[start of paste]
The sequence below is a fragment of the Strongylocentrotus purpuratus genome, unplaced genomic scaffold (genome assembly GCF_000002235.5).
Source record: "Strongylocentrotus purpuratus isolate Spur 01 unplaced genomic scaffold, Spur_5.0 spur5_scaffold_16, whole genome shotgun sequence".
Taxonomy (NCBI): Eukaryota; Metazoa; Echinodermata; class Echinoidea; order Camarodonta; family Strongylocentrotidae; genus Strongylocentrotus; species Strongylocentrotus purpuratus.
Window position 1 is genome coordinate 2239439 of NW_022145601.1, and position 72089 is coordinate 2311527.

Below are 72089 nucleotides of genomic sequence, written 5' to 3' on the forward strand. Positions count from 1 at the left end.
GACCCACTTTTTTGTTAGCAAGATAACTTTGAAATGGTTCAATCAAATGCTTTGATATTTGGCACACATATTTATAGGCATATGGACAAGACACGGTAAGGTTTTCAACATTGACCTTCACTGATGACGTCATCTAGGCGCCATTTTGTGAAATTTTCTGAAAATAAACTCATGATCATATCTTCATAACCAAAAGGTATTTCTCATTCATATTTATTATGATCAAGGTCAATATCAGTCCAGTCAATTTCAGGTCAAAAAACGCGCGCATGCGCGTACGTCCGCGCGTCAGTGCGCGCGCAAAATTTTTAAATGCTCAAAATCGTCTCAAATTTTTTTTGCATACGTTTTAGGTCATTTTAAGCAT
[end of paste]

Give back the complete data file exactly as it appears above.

The sequence below is a fragment of the Strongylocentrotus purpuratus genome, unplaced genomic scaffold (genome assembly GCF_000002235.5).
Source record: "Strongylocentrotus purpuratus isolate Spur 01 unplaced genomic scaffold, Spur_5.0 spur5_scaffold_16, whole genome shotgun sequence".
Taxonomy (NCBI): Eukaryota; Metazoa; Echinodermata; class Echinoidea; order Camarodonta; family Strongylocentrotidae; genus Strongylocentrotus; species Strongylocentrotus purpuratus.
Window position 1 is genome coordinate 2239439 of NW_022145601.1, and position 72089 is coordinate 2311527.

Below are 72089 nucleotides of genomic sequence, written 5' to 3' on the forward strand. Positions count from 1 at the left end.
GACCCACTTTTTTGTTAGCAAGATAACTTTGAAATGGTTCAATCAAATGCTTTGATATTTGGCACACATATTTATAGGCATATGGACAAGACACGGTAAGGTTTTCAACATTGACCTTCACTGATGACGTCATCTAGGCGCCATTTTGTGAAATTTTCTGAAAATAAACTCATGATCATATCTTCATAACCAAAAGGTATTTCTCATTCATATTTATTATGATCAAGGTCAATATCAGTCCAGTCAATTTCAGGTCAAAAAACGCGCGCATGCGCGTACGTCCGCGCGTCAGTGCGCGCGCAAAATTTTTAAATGCTCAAAATCGTCTCAAATTTTTTTTGCATACGTTTTAGGTCATTTTAAGCAT